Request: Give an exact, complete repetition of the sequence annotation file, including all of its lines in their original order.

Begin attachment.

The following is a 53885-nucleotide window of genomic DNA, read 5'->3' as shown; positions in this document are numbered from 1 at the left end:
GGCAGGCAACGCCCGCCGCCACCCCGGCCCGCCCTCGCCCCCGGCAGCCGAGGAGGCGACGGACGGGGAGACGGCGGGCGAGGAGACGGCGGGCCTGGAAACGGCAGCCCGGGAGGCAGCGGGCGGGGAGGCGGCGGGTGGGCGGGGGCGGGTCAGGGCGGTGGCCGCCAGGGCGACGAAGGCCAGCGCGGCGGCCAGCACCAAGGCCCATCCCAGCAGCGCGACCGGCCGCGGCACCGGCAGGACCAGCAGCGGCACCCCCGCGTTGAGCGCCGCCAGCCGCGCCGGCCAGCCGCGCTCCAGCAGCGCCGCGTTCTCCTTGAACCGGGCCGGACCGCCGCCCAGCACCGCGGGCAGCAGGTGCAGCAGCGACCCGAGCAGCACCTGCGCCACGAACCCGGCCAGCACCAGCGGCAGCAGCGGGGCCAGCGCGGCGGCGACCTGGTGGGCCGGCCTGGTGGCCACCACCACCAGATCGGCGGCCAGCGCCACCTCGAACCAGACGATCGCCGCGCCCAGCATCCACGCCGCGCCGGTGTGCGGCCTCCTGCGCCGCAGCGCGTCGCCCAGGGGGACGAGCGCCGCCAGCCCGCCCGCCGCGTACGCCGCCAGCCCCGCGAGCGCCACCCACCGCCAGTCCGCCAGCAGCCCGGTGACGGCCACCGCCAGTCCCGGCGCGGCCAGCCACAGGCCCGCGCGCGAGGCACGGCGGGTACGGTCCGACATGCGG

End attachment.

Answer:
The following is a 53885-nucleotide window of genomic DNA, read 5'->3' as shown; positions in this document are numbered from 1 at the left end:
GGCAGGCAACGCCCGCCGCCACCCCGGCCCGCCCTCGCCCCCGGCAGCCGAGGAGGCGACGGACGGGGAGACGGCGGGCGAGGAGACGGCGGGCCTGGAAACGGCAGCCCGGGAGGCAGCGGGCGGGGAGGCGGCGGGTGGGCGGGGGCGGGTCAGGGCGGTGGCCGCCAGGGCGACGAAGGCCAGCGCGGCGGCCAGCACCAAGGCCCATCCCAGCAGCGCGACCGGCCGCGGCACCGGCAGGACCAGCAGCGGCACCCCCGCGTTGAGCGCCGCCAGCCGCGCCGGCCAGCCGCGCTCCAGCAGCGCCGCGTTCTCCTTGAACCGGGCCGGACCGCCGCCCAGCACCGCGGGCAGCAGGTGCAGCAGCGACCCGAGCAGCACCTGCGCCACGAACCCGGCCAGCACCAGCGGCAGCAGCGGGGCCAGCGCGGCGGCGACCTGGTGGGCCGGCCTGGTGGCCACCACCACCAGATCGGCGGCCAGCGCCACCTCGAACCAGACGATCGCCGCGCCCAGCATCCACGCCGCGCCGGTGTGCGGCCTCCTGCGCCGCAGCGCGTCGCCCAGGGGGACGAGCGCCGCCAGCCCGCCCGCCGCGTACGCCGCCAGCCCCGCGAGCGCCACCCACCGCCAGTCCGCCAGCAGCCCGGTGACGGCCACCGCCAGTCCCGGCGCGGCCAGCCACAGGCCCGCGCGCGAGGCACGGCGGGTACGGTCCGACATGCGG